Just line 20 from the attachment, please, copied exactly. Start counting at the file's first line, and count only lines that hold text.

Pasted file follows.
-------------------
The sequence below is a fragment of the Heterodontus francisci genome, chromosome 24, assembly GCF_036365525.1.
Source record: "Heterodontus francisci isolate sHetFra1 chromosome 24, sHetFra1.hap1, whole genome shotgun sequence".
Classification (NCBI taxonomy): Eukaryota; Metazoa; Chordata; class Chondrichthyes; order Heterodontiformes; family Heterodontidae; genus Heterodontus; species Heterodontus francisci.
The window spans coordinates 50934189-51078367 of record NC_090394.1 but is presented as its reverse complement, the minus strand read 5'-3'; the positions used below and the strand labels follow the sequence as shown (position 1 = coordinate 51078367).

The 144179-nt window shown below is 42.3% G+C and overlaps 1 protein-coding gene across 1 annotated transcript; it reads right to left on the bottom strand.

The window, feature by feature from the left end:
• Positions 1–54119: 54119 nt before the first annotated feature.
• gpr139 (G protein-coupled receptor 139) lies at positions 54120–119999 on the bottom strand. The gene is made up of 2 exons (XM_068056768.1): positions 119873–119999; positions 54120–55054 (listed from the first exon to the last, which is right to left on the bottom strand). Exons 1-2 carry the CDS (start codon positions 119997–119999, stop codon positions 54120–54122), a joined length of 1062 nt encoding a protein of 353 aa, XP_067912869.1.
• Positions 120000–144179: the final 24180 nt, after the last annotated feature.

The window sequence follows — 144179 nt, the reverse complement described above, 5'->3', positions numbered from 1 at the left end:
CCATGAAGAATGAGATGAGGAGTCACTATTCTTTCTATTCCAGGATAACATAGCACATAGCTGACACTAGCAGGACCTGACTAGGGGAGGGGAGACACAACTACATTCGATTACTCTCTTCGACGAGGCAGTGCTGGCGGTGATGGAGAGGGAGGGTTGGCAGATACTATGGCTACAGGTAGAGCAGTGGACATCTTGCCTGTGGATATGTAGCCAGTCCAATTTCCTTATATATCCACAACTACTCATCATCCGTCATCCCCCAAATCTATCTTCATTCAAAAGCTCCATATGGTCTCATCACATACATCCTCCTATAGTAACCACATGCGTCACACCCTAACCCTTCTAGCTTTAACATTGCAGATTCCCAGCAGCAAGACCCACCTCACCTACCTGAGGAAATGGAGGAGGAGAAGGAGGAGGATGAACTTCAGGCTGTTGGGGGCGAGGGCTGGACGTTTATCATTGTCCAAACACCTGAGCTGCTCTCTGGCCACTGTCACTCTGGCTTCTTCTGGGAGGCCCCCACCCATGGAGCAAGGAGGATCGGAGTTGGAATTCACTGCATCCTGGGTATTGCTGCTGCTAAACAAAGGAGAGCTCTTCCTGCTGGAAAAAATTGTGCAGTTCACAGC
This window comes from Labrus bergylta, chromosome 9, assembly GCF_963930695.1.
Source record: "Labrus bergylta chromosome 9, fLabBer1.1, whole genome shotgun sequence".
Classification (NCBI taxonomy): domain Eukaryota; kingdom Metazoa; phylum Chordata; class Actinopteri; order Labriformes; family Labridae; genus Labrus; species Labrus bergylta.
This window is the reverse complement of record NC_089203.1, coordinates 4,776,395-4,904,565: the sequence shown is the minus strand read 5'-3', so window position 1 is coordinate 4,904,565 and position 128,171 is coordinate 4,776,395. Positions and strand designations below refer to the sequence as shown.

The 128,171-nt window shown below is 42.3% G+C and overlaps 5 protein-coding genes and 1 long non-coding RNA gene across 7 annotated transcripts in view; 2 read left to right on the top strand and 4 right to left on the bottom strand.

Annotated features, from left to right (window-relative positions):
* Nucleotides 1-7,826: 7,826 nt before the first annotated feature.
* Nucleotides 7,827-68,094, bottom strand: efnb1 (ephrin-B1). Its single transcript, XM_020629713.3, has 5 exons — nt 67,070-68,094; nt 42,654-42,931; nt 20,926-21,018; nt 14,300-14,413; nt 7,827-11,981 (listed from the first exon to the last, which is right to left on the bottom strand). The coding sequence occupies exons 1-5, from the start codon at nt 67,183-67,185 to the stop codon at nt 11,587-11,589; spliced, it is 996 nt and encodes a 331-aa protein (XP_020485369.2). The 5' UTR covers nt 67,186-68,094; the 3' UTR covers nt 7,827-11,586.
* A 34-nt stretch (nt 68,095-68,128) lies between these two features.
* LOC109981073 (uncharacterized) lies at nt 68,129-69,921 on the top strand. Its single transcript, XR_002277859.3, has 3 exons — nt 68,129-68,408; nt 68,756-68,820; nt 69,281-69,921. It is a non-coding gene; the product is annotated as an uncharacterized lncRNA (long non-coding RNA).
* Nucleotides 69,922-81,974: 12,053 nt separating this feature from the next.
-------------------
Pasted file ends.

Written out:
* A 34-nt stretch (nt 68,095-68,128) lies between these two features.